So rather than be a family-oriented comedy, All's Well Ends Well 2011 goes in the direction of having at its center two men who were rivals at make-up school but get on the same side after one of them, who has gained fame and adulation on TV, becomes CEO of a cosmetics company and enlists his talented old make-up school-mate to man the counter in a prime location with demanding customers. And, of course, they both experience love in the movie -- though it is interesting that both those appear to be slow-burn affairs rather than ones that involve instant sparks and high tension excitement.

As the TV personality who deliberately cultivates a metro-sexual (even stereotypically homosexual) vibe, Louis Koo is great fun to watch and Donnie Yen does much better than one might expect with a role that has him approaching the art of make up in ways that definitely do bring to mind his roles as a martial arts master. Cecilia Cheung also acquits herself well in a good role as a lass whose personality is more compelling than her looks -- and shows once again that she's got a smile that can brighten one's day upon catching sight of it together with an amazing ability to come across as utterly genuine when she lets the tears flow.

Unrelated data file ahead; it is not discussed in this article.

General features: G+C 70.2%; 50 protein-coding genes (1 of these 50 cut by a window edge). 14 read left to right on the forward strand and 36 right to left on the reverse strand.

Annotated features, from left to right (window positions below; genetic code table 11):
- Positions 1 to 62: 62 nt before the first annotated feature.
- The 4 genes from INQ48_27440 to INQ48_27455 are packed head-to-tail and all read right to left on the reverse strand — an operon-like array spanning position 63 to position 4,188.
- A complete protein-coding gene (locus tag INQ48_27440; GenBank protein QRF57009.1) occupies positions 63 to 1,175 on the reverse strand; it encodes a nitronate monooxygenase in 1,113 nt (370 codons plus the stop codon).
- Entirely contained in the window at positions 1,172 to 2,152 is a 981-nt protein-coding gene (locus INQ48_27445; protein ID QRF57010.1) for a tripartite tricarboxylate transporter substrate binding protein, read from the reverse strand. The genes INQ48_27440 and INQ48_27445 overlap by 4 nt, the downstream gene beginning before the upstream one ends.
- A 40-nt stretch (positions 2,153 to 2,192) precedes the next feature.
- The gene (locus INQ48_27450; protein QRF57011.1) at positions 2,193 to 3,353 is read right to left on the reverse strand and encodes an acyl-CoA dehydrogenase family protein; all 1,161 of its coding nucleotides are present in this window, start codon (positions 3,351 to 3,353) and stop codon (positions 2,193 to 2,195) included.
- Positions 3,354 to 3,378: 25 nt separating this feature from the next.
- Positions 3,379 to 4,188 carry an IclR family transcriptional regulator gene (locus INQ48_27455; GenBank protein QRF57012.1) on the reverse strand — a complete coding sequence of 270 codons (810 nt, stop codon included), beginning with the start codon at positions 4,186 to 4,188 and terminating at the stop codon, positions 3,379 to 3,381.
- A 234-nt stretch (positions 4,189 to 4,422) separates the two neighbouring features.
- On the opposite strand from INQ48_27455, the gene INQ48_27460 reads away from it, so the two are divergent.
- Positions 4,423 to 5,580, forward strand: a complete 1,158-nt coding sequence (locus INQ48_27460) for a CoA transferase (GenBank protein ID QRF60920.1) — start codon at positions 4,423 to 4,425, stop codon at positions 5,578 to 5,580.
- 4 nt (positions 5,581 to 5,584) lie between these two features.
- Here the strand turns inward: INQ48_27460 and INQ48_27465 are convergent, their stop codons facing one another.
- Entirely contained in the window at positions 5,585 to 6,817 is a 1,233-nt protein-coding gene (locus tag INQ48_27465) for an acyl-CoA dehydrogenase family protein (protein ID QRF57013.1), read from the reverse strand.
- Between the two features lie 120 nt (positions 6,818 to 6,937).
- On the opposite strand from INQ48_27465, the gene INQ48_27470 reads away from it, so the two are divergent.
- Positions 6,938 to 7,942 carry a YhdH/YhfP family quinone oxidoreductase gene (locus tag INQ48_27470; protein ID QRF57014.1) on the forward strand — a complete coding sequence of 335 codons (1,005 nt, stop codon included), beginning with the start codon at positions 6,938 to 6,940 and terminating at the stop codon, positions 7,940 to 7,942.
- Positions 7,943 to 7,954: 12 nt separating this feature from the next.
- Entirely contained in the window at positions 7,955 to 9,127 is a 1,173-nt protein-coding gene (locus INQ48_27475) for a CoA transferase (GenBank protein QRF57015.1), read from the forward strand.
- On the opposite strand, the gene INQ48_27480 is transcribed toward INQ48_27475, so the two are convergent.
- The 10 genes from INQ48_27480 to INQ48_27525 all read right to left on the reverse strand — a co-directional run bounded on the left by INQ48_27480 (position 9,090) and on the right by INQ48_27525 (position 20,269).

On a less positive note, Carina Lau looks to be coasting in her role of Donnie Yen's character's writer love by posing more than truly acting once again -- something I have come to expect post seeing her in Jiang Wen's Let the Bullets Fly, Stanley Kwan's abysmal Showtime and, also, Tsui Hark's Detective Dee and the Phantom Flame. (As an aside: how ironic as well as disappointing it will be if she finally wins the Hong Kong Film Awards' Best Actress prize this year after not being justly rewarded in previous years for her marvelous work in such as Intimates, Forbidden City Cop and Girls Without Tomorrow.)